The autumn wind skittered curling leaves under a bright quarter moon on Thursday night as 1,200 people gathered at Barrett’s Haunted Mansion in Abington for the chance to be scared. Mary Barrett, who created the attraction 18 years ago on the property of her Abington Ale House, knows why they come. “I think people like scary things because they like being scared,” said Barrett, 54, of Scituate, who has always had an interest in the supernatural. “It’s just a total release. It puts you in a totally different world.”
The autumn wind skittered curling leaves under a bright quarter moon on Thursday night as 1,200 people gathered at Barrett’s Haunted Mansion in Abington for the chance to be scared.
Mary Barrett, who created the attraction 18 years ago on the property of her Abington Ale House, knows why they come.
“I think people like scary things because they like being scared,” said Barrett, 54, of Scituate, who has always had an interest in the supernatural. “It’s just a total release. It puts you in a totally different world.”
Halloween has always been about spooky things, but this year, fear’s appeal seems greater than ever.
Haunted houses — including Berwick House of Horrors in West Bridgewater and the Lakeville Haunted House in Lakeville — have been drawing paying customers for weeks. Now there’s a movie, “Paranormal Activity,” about a young couple that moves into a new home only to be disturbed by a presence that may be demonic.
With the economy in crisis, unemployment on the rise, wars in Iraq and Afghanistan and swine flu in the schools, isn’t life frightening enough already? Yes, and that’s exactly why we have horror films and haunted houses, said Leora Lev, a professor of foreign languages at Bridgewater State College who teaches a popular freshman seminar, “Vampires: Monstrous Desire and Taboo.”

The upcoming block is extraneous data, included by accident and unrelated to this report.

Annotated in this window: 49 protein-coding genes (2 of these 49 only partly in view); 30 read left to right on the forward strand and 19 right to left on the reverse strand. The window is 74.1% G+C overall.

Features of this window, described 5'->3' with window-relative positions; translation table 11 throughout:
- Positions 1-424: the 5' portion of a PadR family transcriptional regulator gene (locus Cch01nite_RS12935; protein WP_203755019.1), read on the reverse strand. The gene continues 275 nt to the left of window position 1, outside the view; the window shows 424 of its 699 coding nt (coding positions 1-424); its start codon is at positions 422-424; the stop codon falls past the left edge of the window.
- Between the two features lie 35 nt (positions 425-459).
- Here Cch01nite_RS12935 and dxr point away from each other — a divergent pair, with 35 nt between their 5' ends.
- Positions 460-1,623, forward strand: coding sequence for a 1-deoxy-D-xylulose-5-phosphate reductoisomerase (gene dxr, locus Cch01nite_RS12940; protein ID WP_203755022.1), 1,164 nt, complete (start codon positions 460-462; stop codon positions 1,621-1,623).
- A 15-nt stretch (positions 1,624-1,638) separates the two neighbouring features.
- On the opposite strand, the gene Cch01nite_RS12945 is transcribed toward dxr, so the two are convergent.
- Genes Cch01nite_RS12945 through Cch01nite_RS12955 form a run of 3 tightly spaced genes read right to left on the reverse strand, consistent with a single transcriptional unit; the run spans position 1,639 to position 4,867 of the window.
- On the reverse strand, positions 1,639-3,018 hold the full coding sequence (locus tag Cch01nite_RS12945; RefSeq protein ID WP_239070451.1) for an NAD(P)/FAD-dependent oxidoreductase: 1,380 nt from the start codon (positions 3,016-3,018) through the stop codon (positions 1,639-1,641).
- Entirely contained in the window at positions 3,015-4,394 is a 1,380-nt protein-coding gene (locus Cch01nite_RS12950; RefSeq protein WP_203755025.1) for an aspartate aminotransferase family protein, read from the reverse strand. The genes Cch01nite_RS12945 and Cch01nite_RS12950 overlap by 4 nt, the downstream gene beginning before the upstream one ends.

Scary movies, books and Halloween ghosts and ghouls help us confront and manage our fears and anxieties in the reassuring companionship of people around us, said Lev.
“We can confront our fear in a situation that is a controlled one,” said Lev. “It can feel very terrifying, but we know there is a community around us that we experience it with, and we have a feeling that nothing too terrible can happen.”
In her course, Lev studies the underlying fears of different cultures through time, and the way they were expressed in the legends of monsters such as Dracula.
As a child, she remembers visiting haunted houses and “loving being terrified,” Lev said.
“Freud said that one of our greatest fears is that our home, a symbol of everything that is reassuring and comforting to us, maybe isn’t, that there maybe are monsters under the bed, or our parent is secretly a monster,” said Lev.
“One of our biggest fears is that which we look to for safety isn’t safe after all,” Lev said. “The haunted house is the opportunity for little kids to negotiate these fears.”
It’s also true that fears are unique to the times. During the Cold War, horror movies were about the after-effects of nuclear radiation and fall-out and featured aliens and pod people.
During the 1970s, when the family structure was changing, slasher films showed the literal dismemberment of people.
Now we have a renewed fascination with the vampire, as demonstrated by the success of the “Twilight” book and movie series, said Lev. It is really about “the coming-of-age fear of romantic and sexual encounters. The vampire is a huge metaphor for loss of control.”
While it might be healthy, then, to love what’s most frightening, 11-year-old Andrew Mydan said he will settle for being a Ninja for Halloween.
Examining plastic spiders at the Itz A Party store in Raynham while his grandmother, Carol Magoon of Taunton, was shopping, Andrew confessed that he doesn’t like scary things very much.
“Not really,” said Andrew. “I only like the ‘Saw’ movies, and ‘Friday the 13th One.’”
Kristina Nalbandian, 19, a student at Johnson and Wales University in Providence, R.I., said she visited a haunted house last year and loved it.
“I like the adrenaline rush,” said Nalbandian, who was shopping for a costume. “Some of them are pretty scary. You know you’re going to get scared, but you want to just go anyway. It’s the season.”
Vicki-Ann Downing can be reached at firstname.lastname@example.org